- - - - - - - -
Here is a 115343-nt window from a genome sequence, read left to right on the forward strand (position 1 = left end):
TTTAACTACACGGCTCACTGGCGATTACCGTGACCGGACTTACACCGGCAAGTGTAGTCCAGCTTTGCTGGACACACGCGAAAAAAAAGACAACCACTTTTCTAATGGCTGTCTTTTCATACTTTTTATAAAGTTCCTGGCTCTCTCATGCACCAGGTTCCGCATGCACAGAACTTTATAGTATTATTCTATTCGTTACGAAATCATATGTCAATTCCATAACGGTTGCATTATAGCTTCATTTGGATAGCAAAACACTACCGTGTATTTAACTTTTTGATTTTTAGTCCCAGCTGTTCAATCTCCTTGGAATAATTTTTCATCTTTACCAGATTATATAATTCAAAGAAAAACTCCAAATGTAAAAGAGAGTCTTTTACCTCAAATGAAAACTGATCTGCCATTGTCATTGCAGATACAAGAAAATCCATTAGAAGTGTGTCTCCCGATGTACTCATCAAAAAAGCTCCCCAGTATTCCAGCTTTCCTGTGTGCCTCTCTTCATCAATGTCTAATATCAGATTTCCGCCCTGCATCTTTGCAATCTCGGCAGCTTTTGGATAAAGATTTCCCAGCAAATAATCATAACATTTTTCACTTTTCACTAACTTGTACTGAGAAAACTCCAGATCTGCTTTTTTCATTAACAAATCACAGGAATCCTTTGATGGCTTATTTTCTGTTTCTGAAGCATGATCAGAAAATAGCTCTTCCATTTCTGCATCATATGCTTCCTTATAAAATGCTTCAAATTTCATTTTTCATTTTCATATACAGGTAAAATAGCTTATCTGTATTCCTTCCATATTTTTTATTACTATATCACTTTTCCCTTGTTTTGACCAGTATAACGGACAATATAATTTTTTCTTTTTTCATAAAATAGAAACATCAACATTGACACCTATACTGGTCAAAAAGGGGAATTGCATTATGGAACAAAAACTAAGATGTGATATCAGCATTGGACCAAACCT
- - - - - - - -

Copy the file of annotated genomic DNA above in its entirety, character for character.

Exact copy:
Here is a 115343-nt window from a genome sequence, read left to right on the forward strand (position 1 = left end):
TTTAACTACACGGCTCACTGGCGATTACCGTGACCGGACTTACACCGGCAAGTGTAGTCCAGCTTTGCTGGACACACGCGAAAAAAAAGACAACCACTTTTCTAATGGCTGTCTTTTCATACTTTTTATAAAGTTCCTGGCTCTCTCATGCACCAGGTTCCGCATGCACAGAACTTTATAGTATTATTCTATTCGTTACGAAATCATATGTCAATTCCATAACGGTTGCATTATAGCTTCATTTGGATAGCAAAACACTACCGTGTATTTAACTTTTTGATTTTTAGTCCCAGCTGTTCAATCTCCTTGGAATAATTTTTCATCTTTACCAGATTATATAATTCAAAGAAAAACTCCAAATGTAAAAGAGAGTCTTTTACCTCAAATGAAAACTGATCTGCCATTGTCATTGCAGATACAAGAAAATCCATTAGAAGTGTGTCTCCCGATGTACTCATCAAAAAAGCTCCCCAGTATTCCAGCTTTCCTGTGTGCCTCTCTTCATCAATGTCTAATATCAGATTTCCGCCCTGCATCTTTGCAATCTCGGCAGCTTTTGGATAAAGATTTCCCAGCAAATAATCATAACATTTTTCACTTTTCACTAACTTGTACTGAGAAAACTCCAGATCTGCTTTTTTCATTAACAAATCACAGGAATCCTTTGATGGCTTATTTTCTGTTTCTGAAGCATGATCAGAAAATAGCTCTTCCATTTCTGCATCATATGCTTCCTTATAAAATGCTTCAAATTTCATTTTTCATTTTCATATACAGGTAAAATAGCTTATCTGTATTCCTTCCATATTTTTTATTACTATATCACTTTTCCCTTGTTTTGACCAGTATAACGGACAATATAATTTTTTCTTTTTTCATAAAATAGAAACATCAACATTGACACCTATACTGGTCAAAAAGGGGAATTGCATTATGGAACAAAAACTAAGATGTGATATCAGCATTGGACCAAACCT